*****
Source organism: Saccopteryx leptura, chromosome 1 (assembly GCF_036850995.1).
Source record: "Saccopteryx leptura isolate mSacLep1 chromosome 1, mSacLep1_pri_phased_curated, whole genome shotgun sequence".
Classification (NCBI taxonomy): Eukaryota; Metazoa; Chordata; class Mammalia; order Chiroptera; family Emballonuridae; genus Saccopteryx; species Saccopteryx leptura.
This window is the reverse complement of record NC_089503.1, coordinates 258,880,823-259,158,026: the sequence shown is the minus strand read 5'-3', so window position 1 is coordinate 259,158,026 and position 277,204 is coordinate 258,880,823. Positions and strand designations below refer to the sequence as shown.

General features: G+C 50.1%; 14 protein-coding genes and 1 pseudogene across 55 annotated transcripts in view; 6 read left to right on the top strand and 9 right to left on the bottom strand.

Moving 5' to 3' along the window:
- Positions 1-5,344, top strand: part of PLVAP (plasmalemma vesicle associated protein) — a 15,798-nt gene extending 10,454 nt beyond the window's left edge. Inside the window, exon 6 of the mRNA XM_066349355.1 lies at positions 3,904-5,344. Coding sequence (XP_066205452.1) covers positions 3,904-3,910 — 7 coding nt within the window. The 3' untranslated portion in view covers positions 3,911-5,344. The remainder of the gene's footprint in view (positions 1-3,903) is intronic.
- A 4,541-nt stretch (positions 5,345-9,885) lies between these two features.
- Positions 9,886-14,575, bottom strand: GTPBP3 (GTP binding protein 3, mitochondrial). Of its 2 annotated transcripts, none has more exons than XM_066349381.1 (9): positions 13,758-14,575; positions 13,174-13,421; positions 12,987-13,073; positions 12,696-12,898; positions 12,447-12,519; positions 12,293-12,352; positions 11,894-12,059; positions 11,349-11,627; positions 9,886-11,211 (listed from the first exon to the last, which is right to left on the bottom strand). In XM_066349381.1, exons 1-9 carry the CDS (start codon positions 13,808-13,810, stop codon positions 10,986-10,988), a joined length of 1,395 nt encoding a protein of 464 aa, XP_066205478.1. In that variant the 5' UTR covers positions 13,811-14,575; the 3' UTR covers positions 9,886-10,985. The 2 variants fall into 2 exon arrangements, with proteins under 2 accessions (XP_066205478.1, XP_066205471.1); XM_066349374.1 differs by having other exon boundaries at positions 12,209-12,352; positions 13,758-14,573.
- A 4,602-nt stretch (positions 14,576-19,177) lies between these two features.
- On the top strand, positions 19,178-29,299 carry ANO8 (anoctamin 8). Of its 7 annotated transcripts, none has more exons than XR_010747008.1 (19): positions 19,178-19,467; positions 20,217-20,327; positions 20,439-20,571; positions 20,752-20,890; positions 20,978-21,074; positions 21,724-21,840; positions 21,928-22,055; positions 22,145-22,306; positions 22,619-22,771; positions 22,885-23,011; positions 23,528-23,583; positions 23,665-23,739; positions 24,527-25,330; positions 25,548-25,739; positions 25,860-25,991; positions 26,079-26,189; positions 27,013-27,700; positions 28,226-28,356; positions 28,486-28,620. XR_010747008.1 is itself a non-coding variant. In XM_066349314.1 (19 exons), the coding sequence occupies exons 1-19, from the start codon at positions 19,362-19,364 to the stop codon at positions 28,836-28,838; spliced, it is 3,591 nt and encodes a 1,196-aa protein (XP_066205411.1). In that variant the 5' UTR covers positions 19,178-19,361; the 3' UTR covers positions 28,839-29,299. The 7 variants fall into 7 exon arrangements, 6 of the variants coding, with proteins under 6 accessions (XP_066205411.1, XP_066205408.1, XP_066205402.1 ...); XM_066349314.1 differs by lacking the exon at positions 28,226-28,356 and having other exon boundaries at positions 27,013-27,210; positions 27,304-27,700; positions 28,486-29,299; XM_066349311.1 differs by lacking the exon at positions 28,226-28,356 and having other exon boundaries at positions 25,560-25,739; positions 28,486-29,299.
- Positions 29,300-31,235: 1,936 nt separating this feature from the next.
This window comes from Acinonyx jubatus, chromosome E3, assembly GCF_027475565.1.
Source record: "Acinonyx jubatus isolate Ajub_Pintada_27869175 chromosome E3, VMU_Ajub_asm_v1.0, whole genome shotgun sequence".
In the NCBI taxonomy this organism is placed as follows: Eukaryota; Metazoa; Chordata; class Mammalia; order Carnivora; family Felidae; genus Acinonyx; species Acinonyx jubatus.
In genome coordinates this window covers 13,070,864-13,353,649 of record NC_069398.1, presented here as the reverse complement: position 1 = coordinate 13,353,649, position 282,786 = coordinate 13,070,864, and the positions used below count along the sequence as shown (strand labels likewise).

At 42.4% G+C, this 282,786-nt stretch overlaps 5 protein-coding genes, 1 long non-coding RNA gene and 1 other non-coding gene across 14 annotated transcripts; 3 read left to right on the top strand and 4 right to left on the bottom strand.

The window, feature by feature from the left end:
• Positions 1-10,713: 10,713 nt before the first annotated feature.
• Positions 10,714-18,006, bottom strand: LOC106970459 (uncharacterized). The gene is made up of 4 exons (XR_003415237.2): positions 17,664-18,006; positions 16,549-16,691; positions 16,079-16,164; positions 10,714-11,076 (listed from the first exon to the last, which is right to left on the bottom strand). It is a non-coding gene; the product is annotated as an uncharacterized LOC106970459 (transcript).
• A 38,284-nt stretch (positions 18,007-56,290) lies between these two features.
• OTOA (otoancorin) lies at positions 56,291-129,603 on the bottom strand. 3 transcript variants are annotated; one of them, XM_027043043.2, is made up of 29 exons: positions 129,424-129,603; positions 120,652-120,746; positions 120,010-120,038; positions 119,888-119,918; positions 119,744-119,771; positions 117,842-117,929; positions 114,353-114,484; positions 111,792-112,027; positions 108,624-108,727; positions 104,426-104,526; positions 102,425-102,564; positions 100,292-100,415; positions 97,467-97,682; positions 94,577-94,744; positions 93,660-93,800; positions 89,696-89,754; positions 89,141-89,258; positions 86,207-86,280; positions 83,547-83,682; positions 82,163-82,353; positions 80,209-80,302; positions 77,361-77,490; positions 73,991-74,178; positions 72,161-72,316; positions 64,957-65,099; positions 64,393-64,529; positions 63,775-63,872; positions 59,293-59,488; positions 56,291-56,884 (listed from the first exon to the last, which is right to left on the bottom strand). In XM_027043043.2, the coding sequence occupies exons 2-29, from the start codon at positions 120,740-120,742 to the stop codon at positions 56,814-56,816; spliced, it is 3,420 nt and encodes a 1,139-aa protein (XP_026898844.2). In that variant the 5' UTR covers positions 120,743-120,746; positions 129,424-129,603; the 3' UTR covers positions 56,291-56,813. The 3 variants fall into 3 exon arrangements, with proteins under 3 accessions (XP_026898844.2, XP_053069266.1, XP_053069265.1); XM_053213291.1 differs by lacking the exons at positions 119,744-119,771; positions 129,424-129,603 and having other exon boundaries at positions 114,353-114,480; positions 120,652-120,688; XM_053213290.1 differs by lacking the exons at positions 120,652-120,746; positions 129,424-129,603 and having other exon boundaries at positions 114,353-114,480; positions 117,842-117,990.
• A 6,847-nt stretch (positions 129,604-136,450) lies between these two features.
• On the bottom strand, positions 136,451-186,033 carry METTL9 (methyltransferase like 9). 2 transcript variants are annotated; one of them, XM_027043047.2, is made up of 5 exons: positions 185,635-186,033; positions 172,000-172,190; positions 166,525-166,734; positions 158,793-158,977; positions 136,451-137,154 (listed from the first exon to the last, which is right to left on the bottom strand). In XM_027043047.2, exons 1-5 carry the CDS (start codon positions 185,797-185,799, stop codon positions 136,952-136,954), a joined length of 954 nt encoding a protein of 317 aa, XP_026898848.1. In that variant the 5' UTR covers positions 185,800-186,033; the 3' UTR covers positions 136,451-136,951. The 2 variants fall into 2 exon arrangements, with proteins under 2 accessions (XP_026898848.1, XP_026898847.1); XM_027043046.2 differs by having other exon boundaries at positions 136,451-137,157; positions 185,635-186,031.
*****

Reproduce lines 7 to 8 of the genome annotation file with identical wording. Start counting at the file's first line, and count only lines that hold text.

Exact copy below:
- Positions 1-5,344, top strand: part of PLVAP (plasmalemma vesicle associated protein) — a 15,798-nt gene extending 10,454 nt beyond the window's left edge. Inside the window, exon 6 of the mRNA XM_066349355.1 lies at positions 3,904-5,344. Coding sequence (XP_066205452.1) covers positions 3,904-3,910 — 7 coding nt within the window. The 3' untranslated portion in view covers positions 3,911-5,344. The remainder of the gene's footprint in view (positions 1-3,903) is intronic.
- A 4,541-nt stretch (positions 5,345-9,885) lies between these two features.